Several studies have suggested that oxidative damage may contribute to gastritis. This damage is counteracted by various scavengers including glutathione (GSH), which may help defend the gastric mucosa. N-acetyl-L-cysteine (NAC), a GSH precursor, could thus be of therapeutic interest. This multiple-dose, double-masked, randomized, parallel-group, phase III pilot study was designed to assess the effects of NAC in 18 patients undergoing upper gastrointestinal endoscopy for dyspepsia who had endoscopically and histologically confirmed chronic atrophic gastritis but no peptic ulcer. Patients were randomly allocated to one of three treatment groups (NAC 1 g/d at bedtime, 1 g two times a day [2 g/d], or 2 g two times a day [4 g/d]) for 4 weeks. After treatment, patients underwent a second endoscopy. During both endoscopies, multiple biopsies were taken for histologic examination (based on a semiquantitative score according to the Sydney system). Reduced/oxidized glutathione (GSH/GSSG) and malondialdehyde (MDA) were also measured (using high-performance liquid chromatography and fluorometric assay). At recruitment, 6 patients tested negative and 12 tested positive for Helicobacter pylori. Serologic findings and symptoms (semi-quantitatively scored) were collected at the beginning and end of the trial. After treatment, 13 (72%) of 18 patients showed improvement on endoscopy, irrespective of NAC dose, and 5 (28%) showed no change. Histologically, polymorph infiltration was significantly reduced in patients who received 2 g of NAC. The 5-point total symptom score was lower, but not significantly so, in patients who received the other doses. Because of a high variability, no significant change in GSH and MDA was found. No difference was observed between H pylori-positive and -negative patients. No relevant changes were detected in laboratory findings, and the most common adverse events were constipation, abdominal pain, and flatulence. Our findings suggest that in patients with gastritis and nonulcer dyspepsia, NAC is fairly well tolerated and apparently leads to endoscopic, symptomatic, and to some extent histologic improvement, unrelated to changes in mucosal GSH levels.

Effects of N-acetyl-L-cysteine in patients with chronic atrophic gastritis and nonulcer dyspepsia: A phase III pilot study

FARINATI, FABIO;CARDIN, ROMILDA;RUGGE, MASSIMO;GURRIERI, CARMELA
1997

Abstract

Several studies have suggested that oxidative damage may contribute to gastritis. This damage is counteracted by various scavengers including glutathione (GSH), which may help defend the gastric mucosa. N-acetyl-L-cysteine (NAC), a GSH precursor, could thus be of therapeutic interest. This multiple-dose, double-masked, randomized, parallel-group, phase III pilot study was designed to assess the effects of NAC in 18 patients undergoing upper gastrointestinal endoscopy for dyspepsia who had endoscopically and histologically confirmed chronic atrophic gastritis but no peptic ulcer. Patients were randomly allocated to one of three treatment groups (NAC 1 g/d at bedtime, 1 g two times a day [2 g/d], or 2 g two times a day [4 g/d]) for 4 weeks. After treatment, patients underwent a second endoscopy. During both endoscopies, multiple biopsies were taken for histologic examination (based on a semiquantitative score according to the Sydney system). Reduced/oxidized glutathione (GSH/GSSG) and malondialdehyde (MDA) were also measured (using high-performance liquid chromatography and fluorometric assay). At recruitment, 6 patients tested negative and 12 tested positive for Helicobacter pylori. Serologic findings and symptoms (semi-quantitatively scored) were collected at the beginning and end of the trial. After treatment, 13 (72%) of 18 patients showed improvement on endoscopy, irrespective of NAC dose, and 5 (28%) showed no change. Histologically, polymorph infiltration was significantly reduced in patients who received 2 g of NAC. The 5-point total symptom score was lower, but not significantly so, in patients who received the other doses. Because of a high variability, no significant change in GSH and MDA was found. No difference was observed between H pylori-positive and -negative patients. No relevant changes were detected in laboratory findings, and the most common adverse events were constipation, abdominal pain, and flatulence. Our findings suggest that in patients with gastritis and nonulcer dyspepsia, NAC is fairly well tolerated and apparently leads to endoscopic, symptomatic, and to some extent histologic improvement, unrelated to changes in mucosal GSH levels.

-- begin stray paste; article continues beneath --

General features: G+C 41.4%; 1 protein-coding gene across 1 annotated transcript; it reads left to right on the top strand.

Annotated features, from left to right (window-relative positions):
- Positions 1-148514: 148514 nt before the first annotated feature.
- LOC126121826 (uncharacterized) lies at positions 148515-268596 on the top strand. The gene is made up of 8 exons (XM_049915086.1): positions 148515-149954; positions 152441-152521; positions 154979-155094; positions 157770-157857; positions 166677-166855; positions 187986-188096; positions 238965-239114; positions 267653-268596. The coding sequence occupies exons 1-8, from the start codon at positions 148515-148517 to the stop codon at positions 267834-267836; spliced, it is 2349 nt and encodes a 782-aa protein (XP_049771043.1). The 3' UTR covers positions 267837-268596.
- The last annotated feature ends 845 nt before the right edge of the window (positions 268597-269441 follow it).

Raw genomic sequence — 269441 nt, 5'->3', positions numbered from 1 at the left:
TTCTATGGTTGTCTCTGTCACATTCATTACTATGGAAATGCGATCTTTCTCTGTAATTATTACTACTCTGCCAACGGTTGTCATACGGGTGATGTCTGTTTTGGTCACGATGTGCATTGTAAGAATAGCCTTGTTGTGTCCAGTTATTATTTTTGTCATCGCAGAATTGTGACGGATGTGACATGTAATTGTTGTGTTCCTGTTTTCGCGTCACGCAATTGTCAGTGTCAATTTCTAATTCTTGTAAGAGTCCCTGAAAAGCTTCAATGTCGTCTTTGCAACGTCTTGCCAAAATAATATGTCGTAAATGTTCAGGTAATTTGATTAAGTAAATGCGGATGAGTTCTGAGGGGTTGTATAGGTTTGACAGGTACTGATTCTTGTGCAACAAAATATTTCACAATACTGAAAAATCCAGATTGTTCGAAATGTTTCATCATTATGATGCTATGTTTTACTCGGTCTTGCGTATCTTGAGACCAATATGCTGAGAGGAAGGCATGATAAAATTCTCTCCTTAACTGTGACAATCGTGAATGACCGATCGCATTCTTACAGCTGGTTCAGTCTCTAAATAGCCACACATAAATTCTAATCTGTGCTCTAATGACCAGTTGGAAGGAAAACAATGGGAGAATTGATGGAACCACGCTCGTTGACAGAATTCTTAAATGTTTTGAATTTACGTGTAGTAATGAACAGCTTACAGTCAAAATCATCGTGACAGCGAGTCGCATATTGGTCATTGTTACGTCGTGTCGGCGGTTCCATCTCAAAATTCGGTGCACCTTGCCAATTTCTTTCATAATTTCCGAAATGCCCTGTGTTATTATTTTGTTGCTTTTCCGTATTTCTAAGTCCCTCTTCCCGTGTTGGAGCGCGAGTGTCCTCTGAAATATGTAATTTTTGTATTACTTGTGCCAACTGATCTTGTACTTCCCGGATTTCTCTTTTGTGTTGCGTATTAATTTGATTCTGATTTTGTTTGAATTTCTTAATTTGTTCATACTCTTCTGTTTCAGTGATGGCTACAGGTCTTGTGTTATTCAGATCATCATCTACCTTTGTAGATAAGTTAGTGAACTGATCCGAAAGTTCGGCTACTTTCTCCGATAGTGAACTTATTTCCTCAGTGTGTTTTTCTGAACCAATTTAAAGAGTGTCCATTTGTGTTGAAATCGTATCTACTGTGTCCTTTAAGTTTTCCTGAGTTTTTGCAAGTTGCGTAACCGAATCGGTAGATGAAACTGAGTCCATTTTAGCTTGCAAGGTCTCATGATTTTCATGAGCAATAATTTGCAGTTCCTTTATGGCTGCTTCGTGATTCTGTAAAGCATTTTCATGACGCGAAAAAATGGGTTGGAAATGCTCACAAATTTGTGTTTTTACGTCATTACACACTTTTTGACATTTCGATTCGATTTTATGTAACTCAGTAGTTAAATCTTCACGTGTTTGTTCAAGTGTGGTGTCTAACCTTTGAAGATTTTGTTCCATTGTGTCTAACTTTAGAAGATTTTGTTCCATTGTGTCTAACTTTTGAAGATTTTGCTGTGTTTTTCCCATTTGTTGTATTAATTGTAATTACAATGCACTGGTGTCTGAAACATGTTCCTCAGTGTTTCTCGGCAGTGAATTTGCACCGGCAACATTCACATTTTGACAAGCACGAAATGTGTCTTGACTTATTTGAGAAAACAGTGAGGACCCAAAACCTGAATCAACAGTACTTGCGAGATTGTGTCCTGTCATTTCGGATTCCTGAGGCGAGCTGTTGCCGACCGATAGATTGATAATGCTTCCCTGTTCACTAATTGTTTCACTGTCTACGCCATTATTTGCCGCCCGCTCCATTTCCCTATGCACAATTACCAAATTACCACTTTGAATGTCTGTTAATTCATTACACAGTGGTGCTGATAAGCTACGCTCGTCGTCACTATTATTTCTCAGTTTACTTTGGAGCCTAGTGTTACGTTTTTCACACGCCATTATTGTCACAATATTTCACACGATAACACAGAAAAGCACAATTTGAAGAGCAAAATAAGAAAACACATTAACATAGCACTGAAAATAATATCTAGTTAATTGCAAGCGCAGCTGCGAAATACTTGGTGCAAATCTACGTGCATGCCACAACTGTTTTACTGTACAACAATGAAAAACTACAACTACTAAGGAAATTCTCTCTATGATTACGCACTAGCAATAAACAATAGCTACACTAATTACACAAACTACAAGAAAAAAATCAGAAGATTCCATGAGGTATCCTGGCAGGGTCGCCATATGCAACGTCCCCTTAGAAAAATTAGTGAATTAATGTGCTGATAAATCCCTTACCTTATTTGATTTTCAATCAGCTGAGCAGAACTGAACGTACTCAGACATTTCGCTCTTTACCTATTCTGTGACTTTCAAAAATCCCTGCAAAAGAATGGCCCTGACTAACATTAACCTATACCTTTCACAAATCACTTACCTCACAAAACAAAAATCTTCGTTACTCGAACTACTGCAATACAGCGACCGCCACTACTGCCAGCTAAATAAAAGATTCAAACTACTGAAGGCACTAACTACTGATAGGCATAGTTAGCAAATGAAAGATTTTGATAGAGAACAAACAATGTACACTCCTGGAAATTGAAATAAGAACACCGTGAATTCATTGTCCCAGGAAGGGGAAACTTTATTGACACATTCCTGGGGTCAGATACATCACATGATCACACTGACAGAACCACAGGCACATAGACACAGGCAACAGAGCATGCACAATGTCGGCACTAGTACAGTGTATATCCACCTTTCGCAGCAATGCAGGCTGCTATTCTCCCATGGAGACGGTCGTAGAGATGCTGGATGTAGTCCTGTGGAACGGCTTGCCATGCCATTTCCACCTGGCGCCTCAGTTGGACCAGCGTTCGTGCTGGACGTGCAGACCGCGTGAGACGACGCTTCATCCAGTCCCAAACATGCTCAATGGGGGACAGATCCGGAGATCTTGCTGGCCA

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Utilizza questo identificativo per citare o creare un link a questo documento: http://hdl.handle.net/11577/2516936
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